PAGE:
Show your love for homeless pets on Love Your Pet Day! Stop by any Mounds Pet Food Warehouse store in Dane County today (February 20th) and round up your purchase or choose an amount to donate at the register. Mounds will contribute $2 for every $1 donated to DCHS! Learn more.

Apr 29, 2021

Devoted Volunteer Mary Manering is Contributing to DCHS's Future

SHARE:

Mary has included the shelter in her estate plan to ensure a more humane future.

What time can I bring the cardinal to you? How do I know if turtle eggs have been abandoned?

These are the kinds of questions that Mary Manering, a volunteer in the reception area of the Dane County Humane Society Wildlife Center, answers regularly, always with a cheery smile.

Mary is one of a growing number of volunteers and donors who have chosen to include DCHS in their estate plans. Your planned gift to DCHS carries forward your compassion and concern for animals. Planned gifts provide the resources that create new opportunities to help more animals in our community and ensure a bright future for DCHS.

Mary has served in multiple capacities on the DCHS team, as a Board Member, wildlife and Community Dog Day volunteer and Directors’ Council supporter.

“I was fortunate to have a number of relatives with farms, so animals have always been an important part of my life. In addition to farm animals, there have been rabbits, birds, chickens, fish, goats and dogs.

We have shared our home with dogs for forty years; such great companions. As you can see from the road sign, our current dogs even help with litter pickup. I am convinced our children learned responsibility and compassion by caring for dogs, and other animals, throughout their childhoods.

I believe in the progressive work of Dane County Humane Society to promote the welfare of all animals, and the people who care about them. Not only do domestic animals benefit, but also sick, injured and orphaned wildlife. Dedicated Wildlife staff help thousands of wild animals every year. It is a thrill to see animals released after being successfully rehabilitated.

I decided to become a DCHS Legacy Society Supporter to help ensure this wonderful organization will continue for another 100 years...at least!”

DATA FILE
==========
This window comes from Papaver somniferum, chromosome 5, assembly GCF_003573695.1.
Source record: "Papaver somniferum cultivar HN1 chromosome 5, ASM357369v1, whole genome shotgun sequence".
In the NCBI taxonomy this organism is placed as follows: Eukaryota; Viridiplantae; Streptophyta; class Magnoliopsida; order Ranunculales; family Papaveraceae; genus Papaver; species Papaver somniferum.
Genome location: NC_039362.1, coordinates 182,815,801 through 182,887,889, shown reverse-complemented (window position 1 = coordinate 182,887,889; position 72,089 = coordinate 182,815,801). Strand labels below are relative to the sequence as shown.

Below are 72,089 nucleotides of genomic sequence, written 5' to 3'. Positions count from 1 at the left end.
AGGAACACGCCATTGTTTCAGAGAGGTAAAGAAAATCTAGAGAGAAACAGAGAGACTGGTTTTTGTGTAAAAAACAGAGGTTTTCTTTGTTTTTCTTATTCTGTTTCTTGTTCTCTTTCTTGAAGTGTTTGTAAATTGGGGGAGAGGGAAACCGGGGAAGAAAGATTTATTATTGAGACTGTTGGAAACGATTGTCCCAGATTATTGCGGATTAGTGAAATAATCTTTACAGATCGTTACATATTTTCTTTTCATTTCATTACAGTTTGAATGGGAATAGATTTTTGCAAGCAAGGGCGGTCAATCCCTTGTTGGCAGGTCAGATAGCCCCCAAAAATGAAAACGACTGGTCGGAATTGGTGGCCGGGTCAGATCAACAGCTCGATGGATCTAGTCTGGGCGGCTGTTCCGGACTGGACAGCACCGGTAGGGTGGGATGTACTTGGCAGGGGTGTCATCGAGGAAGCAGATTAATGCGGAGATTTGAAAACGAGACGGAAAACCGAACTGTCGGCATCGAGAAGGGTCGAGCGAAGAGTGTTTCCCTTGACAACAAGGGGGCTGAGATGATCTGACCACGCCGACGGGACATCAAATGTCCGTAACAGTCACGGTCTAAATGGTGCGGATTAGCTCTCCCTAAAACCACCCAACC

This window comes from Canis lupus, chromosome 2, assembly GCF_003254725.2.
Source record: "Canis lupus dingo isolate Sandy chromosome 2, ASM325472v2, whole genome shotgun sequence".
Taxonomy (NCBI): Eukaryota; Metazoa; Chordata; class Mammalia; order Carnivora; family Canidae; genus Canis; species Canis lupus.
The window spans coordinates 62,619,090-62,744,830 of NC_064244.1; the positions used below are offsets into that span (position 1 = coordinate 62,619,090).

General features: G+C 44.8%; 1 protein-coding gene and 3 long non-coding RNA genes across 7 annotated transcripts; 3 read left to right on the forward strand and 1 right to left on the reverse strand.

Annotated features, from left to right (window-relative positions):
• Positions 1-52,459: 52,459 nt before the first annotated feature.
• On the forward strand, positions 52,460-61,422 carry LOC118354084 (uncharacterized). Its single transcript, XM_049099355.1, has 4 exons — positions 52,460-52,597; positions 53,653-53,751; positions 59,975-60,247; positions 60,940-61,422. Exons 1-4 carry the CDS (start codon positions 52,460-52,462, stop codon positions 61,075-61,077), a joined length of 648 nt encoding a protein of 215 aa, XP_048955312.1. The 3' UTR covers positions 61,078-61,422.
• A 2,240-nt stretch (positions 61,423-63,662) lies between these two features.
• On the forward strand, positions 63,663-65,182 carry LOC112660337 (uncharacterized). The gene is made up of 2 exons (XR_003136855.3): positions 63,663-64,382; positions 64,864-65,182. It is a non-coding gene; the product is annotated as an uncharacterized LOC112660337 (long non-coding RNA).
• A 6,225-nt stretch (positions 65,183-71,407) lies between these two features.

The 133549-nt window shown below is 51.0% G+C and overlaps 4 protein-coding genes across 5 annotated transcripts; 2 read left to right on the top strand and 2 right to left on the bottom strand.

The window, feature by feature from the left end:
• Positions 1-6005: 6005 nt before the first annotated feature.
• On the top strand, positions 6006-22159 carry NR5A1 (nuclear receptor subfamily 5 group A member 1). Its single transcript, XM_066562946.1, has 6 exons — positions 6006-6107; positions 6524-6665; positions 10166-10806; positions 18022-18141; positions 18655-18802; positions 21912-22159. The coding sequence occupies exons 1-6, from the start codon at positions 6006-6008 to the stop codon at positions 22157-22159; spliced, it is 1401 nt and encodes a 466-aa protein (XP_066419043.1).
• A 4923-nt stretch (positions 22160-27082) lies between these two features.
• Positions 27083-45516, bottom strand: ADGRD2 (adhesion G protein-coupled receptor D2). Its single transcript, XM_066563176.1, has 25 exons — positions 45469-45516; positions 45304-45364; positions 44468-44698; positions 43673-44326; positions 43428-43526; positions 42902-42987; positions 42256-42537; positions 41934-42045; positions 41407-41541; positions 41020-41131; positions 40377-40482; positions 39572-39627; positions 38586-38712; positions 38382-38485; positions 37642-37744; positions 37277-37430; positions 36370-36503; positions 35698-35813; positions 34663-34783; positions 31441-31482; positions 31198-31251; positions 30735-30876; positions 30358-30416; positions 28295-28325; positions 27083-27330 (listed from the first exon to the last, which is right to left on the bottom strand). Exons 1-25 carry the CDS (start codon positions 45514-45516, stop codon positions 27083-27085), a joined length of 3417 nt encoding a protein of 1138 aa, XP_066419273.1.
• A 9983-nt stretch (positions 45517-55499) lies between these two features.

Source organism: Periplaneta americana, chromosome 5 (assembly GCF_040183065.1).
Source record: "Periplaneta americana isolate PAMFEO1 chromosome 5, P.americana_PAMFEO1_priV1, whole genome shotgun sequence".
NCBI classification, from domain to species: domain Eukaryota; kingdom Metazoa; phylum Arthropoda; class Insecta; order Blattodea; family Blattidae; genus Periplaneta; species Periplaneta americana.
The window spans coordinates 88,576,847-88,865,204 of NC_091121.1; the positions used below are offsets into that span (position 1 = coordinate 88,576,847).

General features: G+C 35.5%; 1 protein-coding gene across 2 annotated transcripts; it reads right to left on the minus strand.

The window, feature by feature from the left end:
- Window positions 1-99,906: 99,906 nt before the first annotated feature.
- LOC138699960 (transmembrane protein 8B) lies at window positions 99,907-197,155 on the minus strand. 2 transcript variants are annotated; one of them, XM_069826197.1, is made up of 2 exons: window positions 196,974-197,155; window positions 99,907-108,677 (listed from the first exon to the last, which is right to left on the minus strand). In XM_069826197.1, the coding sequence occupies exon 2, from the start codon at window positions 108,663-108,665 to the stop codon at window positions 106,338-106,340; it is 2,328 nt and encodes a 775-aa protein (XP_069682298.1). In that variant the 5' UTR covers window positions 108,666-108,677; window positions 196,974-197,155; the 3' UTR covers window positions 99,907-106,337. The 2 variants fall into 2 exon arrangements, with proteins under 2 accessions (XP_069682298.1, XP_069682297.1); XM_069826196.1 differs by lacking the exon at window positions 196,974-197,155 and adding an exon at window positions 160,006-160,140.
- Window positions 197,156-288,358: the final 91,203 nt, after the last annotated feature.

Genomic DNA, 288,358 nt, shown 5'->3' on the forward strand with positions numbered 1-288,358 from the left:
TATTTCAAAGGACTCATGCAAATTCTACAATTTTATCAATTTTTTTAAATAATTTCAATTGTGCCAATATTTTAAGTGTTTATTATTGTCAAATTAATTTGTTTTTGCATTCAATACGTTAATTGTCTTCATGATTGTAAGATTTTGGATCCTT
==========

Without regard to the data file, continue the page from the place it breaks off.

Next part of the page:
Might you consider creating a legacy gift and ensure DCHS is a place of refuge, healing and new beginnings beyond your lifetime? Help us reach our goal of 100 new Legacy Society supporters as part of the DCHS Centennial celebration.

It’s easy to create your own legacy for animals in our community. Contact Amy Good at (608) 838-0413x129, agood@giveshelter.org or visit www.giveshelter.org/how-to-help/legacy-giving

If you have already included DCHS in your plans, please let us know so we can thank you.

Next Story

Jan 22nd, 2024

Help Queenie Heal

Queenie was in pain, and we asked for your help to fund her unexpected medical needs so she can live without pain and find her new loving family.

Full Story

Next Story

Jan 12th, 2024

Behind the Numbers: Wildlife Center's 2023 Annual Report

What animals were admitted to DCHS’s Wildlife Center for rehabilitation in 2023? How many of what species, and what patients were our favorites? See our annual wildlife rehabilitation report.

Full Story

Next Story

Jan 12th, 2024

Helping Red Foxes with Itchy Situation

Two red fox siblings were among 26 foxes admitted to DCHS's Wildlife Center in 2023, which took our team a lot of time and work. Read their story to learn how they were unique to our program.

Full Story

Next Story

Jan 12th, 2024

DCHS Offers Tips to Keep Animals Safe in Winter

Dane County Humane Society is offering tips to keep animals safe this winter.

Full Story

Next Story

Jan 12th, 2024

Wildlife Center Staff Saves Snake: A Special Serpentine Story

An adult Common Garter Snake was admitted to DCHS's Wildlife Center with a fish hook embedded in its side. Read how staff worked to save this snake.

Full Story

Next Story

Jan 12th, 2024

Risks of Rodenticides in Raptors and Other Wildlife

Rodenticides and wildlife – potent toxins used for a deadly purpose that can lead to lethal consequences for non-target animals. Read about how they affect various species.

Full Story